Kelihos

Discovered in December 2010, Kelihos, also known as Hlux, exploited the Windows OS to form a peer-to-peer botnet of 45,000 computer systems capable of sending approximately 4 billion spam emails per day. In September 2011, Microsoft targeted and dismantled Kelihos. A few months later, in January 2012, a second version of the Kelihos botnet was discovered – this one dubbed Kelihos.b or Version 2 – and it was comprised of 110,000 infected systems. In addition to sending spam, this version added the capability to steal Bitcoin wallets and mine Bitcoin. This version was dismantled in March 2012 when a number of private companies sinkholed it. A third version appeared in April 2012 and was dubbed Kelihos.c and it primarily spread through malicious links shared on Facebook. Once a user clicked the link, the Fifesoc Trojan would download and install on the user’s system, adding it to the Kelihos botnet.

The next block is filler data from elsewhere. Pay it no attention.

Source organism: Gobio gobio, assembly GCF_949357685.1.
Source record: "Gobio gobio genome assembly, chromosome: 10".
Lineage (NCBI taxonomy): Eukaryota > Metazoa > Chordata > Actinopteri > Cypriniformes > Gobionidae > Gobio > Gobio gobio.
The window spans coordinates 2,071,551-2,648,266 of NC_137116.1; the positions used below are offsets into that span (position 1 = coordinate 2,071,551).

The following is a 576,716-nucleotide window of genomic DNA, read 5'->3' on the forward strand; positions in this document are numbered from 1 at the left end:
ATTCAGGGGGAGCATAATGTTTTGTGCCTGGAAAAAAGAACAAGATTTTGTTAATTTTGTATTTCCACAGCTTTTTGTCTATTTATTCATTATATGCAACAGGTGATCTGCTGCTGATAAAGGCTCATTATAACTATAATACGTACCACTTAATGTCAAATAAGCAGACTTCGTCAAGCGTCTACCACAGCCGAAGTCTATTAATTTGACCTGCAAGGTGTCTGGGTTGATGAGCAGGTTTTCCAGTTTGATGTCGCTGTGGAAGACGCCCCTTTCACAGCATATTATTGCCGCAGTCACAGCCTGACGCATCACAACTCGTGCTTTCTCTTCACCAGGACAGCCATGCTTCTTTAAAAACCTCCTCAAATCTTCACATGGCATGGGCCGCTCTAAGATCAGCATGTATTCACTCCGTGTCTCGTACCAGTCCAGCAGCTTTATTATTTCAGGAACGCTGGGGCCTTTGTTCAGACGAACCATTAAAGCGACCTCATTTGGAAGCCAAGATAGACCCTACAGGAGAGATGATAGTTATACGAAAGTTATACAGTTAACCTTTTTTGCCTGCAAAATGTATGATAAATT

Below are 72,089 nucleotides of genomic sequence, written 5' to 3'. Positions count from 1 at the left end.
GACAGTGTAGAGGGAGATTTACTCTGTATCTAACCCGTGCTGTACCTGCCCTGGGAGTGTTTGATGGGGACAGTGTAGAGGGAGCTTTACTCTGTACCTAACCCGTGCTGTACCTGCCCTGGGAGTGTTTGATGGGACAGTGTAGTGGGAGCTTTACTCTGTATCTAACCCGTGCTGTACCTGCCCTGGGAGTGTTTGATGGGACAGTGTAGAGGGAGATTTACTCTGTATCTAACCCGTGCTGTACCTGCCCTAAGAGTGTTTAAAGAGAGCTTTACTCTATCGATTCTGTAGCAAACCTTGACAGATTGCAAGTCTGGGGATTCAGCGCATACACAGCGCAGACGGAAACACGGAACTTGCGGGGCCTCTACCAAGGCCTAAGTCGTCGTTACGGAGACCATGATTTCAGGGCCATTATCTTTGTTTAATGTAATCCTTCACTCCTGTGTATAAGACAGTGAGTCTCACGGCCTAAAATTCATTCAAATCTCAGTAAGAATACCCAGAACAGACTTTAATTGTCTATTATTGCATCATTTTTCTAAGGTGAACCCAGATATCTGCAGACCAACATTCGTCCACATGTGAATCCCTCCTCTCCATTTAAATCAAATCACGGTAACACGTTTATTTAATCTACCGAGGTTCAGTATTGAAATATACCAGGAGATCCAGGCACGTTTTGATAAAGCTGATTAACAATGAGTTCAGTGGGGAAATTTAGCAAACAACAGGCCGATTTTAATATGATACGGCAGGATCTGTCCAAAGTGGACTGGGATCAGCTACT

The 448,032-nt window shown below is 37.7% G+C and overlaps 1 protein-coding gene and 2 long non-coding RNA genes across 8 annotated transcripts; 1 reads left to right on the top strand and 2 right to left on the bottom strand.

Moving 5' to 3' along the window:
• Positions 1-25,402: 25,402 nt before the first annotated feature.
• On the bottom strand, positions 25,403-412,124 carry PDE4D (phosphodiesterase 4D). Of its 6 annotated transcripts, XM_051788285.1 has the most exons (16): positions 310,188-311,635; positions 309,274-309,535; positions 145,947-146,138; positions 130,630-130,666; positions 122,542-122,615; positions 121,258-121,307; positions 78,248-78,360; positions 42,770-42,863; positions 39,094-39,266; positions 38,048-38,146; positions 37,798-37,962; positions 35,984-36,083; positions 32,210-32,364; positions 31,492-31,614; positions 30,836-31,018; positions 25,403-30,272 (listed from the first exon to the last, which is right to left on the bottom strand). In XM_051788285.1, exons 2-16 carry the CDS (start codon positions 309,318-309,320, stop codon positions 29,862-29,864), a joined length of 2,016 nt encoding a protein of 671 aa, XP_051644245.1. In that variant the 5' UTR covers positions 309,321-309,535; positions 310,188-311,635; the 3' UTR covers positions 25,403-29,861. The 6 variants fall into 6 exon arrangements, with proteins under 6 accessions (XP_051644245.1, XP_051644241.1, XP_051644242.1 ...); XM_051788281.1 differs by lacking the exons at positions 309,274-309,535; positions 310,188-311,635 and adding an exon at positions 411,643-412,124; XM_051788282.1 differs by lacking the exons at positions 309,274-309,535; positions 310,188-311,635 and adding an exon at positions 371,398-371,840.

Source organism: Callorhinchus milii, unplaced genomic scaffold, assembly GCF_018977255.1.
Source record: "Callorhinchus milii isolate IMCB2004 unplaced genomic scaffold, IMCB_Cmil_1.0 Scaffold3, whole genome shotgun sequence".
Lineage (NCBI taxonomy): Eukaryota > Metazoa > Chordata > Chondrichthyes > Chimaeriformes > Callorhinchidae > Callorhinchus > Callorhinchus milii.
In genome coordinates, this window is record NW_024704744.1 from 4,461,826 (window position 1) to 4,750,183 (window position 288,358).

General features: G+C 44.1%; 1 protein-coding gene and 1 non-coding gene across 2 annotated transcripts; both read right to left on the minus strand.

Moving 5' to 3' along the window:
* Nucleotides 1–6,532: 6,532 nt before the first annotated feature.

Most recently, in November 2016, Kelihos was discovered spreading the Troldesh/Shade ransomware variant through spam emails that contained a malicious link. When clicked, the link would download a zipped malicious JavaScript file or Word document that would then install the ransomware. Kelihos has also been used to distribute other ransomware variants such as Wildfire/Hades Locker, CryptFIle2, and MarsJoke, as well as banking Trojans Panda, Zeus, Nymaim, and Kronos. It has also been used to send money mule spam to American recipients and dating spam to Polish recipients.

Reporting and Technical Details

  • March 2012: FAQ: Disabling the new Hlux/Kelihos Botnet (Kaspersky Lab)
  • November 2013: Kelihos Botnet Thrives, Despite Takedowns (Dark Reading)
  • August 2016: Significant Increase in Kelihos Botnet Activity (MalwareTech)
  • December 2016: Kelihos Botnet Delivering Shade (Troldesh) Ransomware with No_More_Ransom Extension (Bleeping Computer)